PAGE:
[vc_row][vc_column width=”1/1″][vc_column_text] Overview:Minimize mold in your bathroom with these affordable bathroom ventilation techniques [/vc_column_text][vc_column_text]Houses tend to be built with more airtight and insulated areas than those in the past. These tightly constructed areas are susceptible to mold growth due to an increase in moisture. Hot water and steam from showers, running sinks, and flushing toilets all contribute to the high-humidity environment of the bathroom.
This moisture brings potential problems such as mildew and mold (and not to mention the smell that comes with each). Thankfully, proper bathroom ventilation can help keep the humidity low, minimizing related issues such as mold.
>> ADDITIONAL READING: Simple Tips on how to Use a Plumbing Diagram for a Bathroom
Often times, it’s not an easy task and requires quite some energy due to building constraints, but understanding easy and cost-effective ways to vent the bathrooms can help you have a more functional space in the long run.
Here are 4 ways to prevent excess humidity and moisture from building in your bathroom.[/vc_column_text][vc_column_text]
1. Wet Vent:
There are two basic methods that can be used to supply air to the drain line: a dry vent and a wet vent. With the latter, the wet vent functions as a drain and vent simultaneously.
The wet vent is the perfect choice for bathroom ventilation and mold control since it handles all fixtures in the bathroom — this includes the toilet, bidet, tub, and shower.
To get the most from a wet ventilation technique, use a 4-inch prominent horizontal waistline. As for the size, wet vents should be 2 inches in diameter.
2. Standard Venting:
Standard venting refers to bathroom exhaust fans that control and exit the odor out of the bathroom. The primary purpose of this type of venting is to eliminate moisture from the bathroom.
BM Syndrome (also known as the Blurred Mirror Syndrome) is the blurry mirror we all experience after a hot shower. With standard ventilation, the exhaust fan is switched on to remove water vapors off the bathroom mirrors and walls.
Pro Tip: Install the exhaust fan outside the bathroom. Doing so will extract the humidity and odor from the bathroom while giving way to clean, fresh air.
The size of the exhaust fan should be 1 cfm-square-foot of the floor space. As for the larger bathrooms, calculate your cfm requirements after adding 50 cfm for each toilet.
3. Island Fixture Venting:
To avoid moisture building up in the bathrooms, plumbing vents need a network that carries air or gas outdoor. The island fixture ventilation method connects the fixture drain to a standard vent. The vent rises vertically above the drainage outlet of the vented fixture before offsetting it horizontally or vertically downward.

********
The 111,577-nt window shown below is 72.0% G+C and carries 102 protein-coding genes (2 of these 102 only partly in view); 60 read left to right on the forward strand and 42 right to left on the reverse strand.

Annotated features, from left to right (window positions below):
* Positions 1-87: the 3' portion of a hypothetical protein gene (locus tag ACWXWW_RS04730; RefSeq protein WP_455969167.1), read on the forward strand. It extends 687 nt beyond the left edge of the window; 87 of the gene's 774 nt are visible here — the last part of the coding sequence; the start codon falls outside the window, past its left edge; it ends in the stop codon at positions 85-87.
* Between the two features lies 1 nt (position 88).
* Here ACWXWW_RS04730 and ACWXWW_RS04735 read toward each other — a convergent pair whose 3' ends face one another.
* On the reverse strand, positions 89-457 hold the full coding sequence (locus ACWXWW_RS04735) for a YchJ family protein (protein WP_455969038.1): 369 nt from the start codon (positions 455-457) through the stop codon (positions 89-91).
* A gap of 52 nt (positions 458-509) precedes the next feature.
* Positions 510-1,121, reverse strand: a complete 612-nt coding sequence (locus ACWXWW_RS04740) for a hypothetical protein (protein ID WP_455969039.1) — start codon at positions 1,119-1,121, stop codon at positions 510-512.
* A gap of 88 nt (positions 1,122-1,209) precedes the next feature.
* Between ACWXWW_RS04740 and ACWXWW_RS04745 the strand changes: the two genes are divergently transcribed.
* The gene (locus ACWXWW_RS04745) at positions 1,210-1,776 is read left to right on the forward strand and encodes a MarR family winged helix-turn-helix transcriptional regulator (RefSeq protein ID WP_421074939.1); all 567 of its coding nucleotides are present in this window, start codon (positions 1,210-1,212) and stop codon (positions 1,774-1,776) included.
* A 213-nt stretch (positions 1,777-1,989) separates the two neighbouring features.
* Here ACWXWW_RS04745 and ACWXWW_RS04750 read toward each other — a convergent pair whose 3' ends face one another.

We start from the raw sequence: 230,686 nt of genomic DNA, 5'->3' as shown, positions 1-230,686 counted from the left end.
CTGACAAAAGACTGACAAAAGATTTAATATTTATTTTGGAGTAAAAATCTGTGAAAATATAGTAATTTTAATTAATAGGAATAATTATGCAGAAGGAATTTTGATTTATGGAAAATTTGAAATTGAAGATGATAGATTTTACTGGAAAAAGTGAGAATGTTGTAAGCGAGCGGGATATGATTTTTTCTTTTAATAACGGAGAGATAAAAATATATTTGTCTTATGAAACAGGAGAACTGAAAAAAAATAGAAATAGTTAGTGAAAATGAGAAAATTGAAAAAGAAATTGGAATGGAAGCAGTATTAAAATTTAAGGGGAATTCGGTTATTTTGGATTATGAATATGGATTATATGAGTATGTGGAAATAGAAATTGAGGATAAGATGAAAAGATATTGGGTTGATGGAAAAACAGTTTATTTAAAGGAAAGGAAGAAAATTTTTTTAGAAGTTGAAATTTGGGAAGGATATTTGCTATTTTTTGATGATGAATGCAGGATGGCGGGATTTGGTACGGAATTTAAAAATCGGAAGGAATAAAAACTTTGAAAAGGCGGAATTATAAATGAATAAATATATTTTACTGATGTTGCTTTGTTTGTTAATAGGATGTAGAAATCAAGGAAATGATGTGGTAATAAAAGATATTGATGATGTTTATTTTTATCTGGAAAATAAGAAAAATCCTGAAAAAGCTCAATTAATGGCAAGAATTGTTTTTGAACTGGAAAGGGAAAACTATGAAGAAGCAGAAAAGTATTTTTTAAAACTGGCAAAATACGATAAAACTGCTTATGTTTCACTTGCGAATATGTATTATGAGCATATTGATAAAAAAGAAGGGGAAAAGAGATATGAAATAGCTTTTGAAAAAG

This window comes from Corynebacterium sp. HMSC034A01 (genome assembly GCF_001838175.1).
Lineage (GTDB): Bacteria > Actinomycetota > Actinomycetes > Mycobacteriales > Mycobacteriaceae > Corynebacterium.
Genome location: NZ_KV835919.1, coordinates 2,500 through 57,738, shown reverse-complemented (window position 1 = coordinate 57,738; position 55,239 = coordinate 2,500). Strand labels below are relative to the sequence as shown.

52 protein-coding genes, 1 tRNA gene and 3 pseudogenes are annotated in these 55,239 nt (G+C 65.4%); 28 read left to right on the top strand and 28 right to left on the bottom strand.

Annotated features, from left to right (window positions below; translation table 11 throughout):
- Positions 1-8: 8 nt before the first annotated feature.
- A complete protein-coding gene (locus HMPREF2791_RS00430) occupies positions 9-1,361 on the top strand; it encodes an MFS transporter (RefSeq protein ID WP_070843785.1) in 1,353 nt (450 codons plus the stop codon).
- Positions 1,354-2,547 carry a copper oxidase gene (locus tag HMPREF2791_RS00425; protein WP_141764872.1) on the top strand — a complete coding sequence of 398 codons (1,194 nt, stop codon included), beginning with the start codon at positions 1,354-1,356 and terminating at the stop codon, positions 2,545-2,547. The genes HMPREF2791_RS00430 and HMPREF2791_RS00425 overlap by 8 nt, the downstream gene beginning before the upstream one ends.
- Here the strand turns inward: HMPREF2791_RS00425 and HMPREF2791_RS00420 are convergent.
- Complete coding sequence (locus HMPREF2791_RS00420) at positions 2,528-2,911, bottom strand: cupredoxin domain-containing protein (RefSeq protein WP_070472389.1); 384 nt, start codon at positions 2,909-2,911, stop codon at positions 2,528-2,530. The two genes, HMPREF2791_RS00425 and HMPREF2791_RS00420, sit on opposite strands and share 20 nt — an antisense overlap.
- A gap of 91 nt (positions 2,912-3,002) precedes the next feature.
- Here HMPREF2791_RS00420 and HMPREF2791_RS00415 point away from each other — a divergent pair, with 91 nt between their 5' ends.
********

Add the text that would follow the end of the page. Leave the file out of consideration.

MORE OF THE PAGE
This vent technique is used for multiple island fixtures extending to a minimum of 6 inches and is ideal for supplying air to keep equal pressure in the plumbing system.
Another great thing about these island fixtures is that they keep the water and waste moving through the pipes in all the right places. The right speed also helps minimize debris buildup that typically results in clogged pipes.
4. Circuit Venting:
Tracing down the history of circuit venting draws back to the early 1920s, which has evolved over the years and is slightly tweaked to meet the need of the hour. Circuit venting for a bathroom refers to the pattern of venting two to 8-traps and trapped fixtures rather than providing an individual vent to each institution. This is ideal for bathrooms that need multiple units rather than one, such as restaurant or office establishments.
This technique requires a group of battery-ventured fixtures connected to the horizontal drainage branch, between the two upstream institutions that are extended to another vertical vent.
Circuit venting offers a slope for the horizontal branch drain that shouldn’t exceed 1 inch per foot. The fixture branches (or trap arms) are always installed on the horizontal plane.
The relief vent provides a horizontal component located before the first fixture, with one circuit located before the last. Both vents are vertically installed with 1/2 size drainage pipes.
This might sound confusing, so we recommend you watch a quick tutorial to get a better understanding. You can watch this tutorial here.[/vc_column_text][vc_column_text]
We all go to the bathroom to relax, and if the bathroom’s ambiance is welcoming, it soothes our eyes. So a moldy or mildew-smelling bathroom is never the end result. By following the above-listed solutions, you’ll be sure to tackle any bathroom ventilation issues without having to spend a fortune.[/vc_column_text][vc_column_text]
>> READ MORE: How to Avoid the 5 Most Common Plumbing Nightmares
>> READ MORE: Tiny House Series: 5 Bathroom Ideas for Your Small Space